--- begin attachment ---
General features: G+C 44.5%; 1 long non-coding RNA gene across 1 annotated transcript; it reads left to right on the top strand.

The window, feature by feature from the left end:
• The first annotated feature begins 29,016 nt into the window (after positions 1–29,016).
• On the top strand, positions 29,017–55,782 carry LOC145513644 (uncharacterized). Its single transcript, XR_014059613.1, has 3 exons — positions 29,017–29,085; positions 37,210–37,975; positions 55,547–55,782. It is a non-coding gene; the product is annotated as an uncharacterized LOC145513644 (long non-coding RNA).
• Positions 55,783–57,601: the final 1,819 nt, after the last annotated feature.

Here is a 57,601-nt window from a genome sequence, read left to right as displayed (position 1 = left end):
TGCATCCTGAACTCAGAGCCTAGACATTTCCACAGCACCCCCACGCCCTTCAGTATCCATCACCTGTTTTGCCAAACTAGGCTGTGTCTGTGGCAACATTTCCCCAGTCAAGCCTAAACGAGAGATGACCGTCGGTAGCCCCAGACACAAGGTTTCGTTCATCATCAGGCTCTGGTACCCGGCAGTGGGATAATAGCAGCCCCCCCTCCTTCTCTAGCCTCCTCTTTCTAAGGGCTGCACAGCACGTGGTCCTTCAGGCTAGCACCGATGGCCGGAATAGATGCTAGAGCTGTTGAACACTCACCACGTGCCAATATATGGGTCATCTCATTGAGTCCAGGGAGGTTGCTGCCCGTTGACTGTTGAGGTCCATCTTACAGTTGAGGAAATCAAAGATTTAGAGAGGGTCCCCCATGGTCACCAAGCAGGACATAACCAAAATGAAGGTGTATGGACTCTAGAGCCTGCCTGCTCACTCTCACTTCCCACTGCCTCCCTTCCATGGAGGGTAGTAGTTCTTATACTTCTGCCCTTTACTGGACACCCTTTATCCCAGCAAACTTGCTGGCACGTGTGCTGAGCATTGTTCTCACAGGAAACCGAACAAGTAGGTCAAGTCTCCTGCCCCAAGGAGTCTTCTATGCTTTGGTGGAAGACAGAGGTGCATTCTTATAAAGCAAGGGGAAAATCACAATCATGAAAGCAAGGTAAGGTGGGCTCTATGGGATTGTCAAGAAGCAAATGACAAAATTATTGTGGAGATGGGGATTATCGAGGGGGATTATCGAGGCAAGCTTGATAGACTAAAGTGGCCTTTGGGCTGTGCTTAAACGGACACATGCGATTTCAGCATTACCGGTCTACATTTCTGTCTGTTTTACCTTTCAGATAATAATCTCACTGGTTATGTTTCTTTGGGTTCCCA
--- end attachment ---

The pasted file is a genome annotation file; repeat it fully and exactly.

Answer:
General features: G+C 44.5%; 1 long non-coding RNA gene across 1 annotated transcript; it reads left to right on the top strand.

The window, feature by feature from the left end:
• The first annotated feature begins 29,016 nt into the window (after positions 1–29,016).
• On the top strand, positions 29,017–55,782 carry LOC145513644 (uncharacterized). Its single transcript, XR_014059613.1, has 3 exons — positions 29,017–29,085; positions 37,210–37,975; positions 55,547–55,782. It is a non-coding gene; the product is annotated as an uncharacterized LOC145513644 (long non-coding RNA).
• Positions 55,783–57,601: the final 1,819 nt, after the last annotated feature.

Here is a 57,601-nt window from a genome sequence, read left to right as displayed (position 1 = left end):
TGCATCCTGAACTCAGAGCCTAGACATTTCCACAGCACCCCCACGCCCTTCAGTATCCATCACCTGTTTTGCCAAACTAGGCTGTGTCTGTGGCAACATTTCCCCAGTCAAGCCTAAACGAGAGATGACCGTCGGTAGCCCCAGACACAAGGTTTCGTTCATCATCAGGCTCTGGTACCCGGCAGTGGGATAATAGCAGCCCCCCCTCCTTCTCTAGCCTCCTCTTTCTAAGGGCTGCACAGCACGTGGTCCTTCAGGCTAGCACCGATGGCCGGAATAGATGCTAGAGCTGTTGAACACTCACCACGTGCCAATATATGGGTCATCTCATTGAGTCCAGGGAGGTTGCTGCCCGTTGACTGTTGAGGTCCATCTTACAGTTGAGGAAATCAAAGATTTAGAGAGGGTCCCCCATGGTCACCAAGCAGGACATAACCAAAATGAAGGTGTATGGACTCTAGAGCCTGCCTGCTCACTCTCACTTCCCACTGCCTCCCTTCCATGGAGGGTAGTAGTTCTTATACTTCTGCCCTTTACTGGACACCCTTTATCCCAGCAAACTTGCTGGCACGTGTGCTGAGCATTGTTCTCACAGGAAACCGAACAAGTAGGTCAAGTCTCCTGCCCCAAGGAGTCTTCTATGCTTTGGTGGAAGACAGAGGTGCATTCTTATAAAGCAAGGGGAAAATCACAATCATGAAAGCAAGGTAAGGTGGGCTCTATGGGATTGTCAAGAAGCAAATGACAAAATTATTGTGGAGATGGGGATTATCGAGGGGGATTATCGAGGCAAGCTTGATAGACTAAAGTGGCCTTTGGGCTGTGCTTAAACGGACACATGCGATTTCAGCATTACCGGTCTACATTTCTGTCTGTTTTACCTTTCAGATAATAATCTCACTGGTTATGTTTCTTTGGGTTCCCA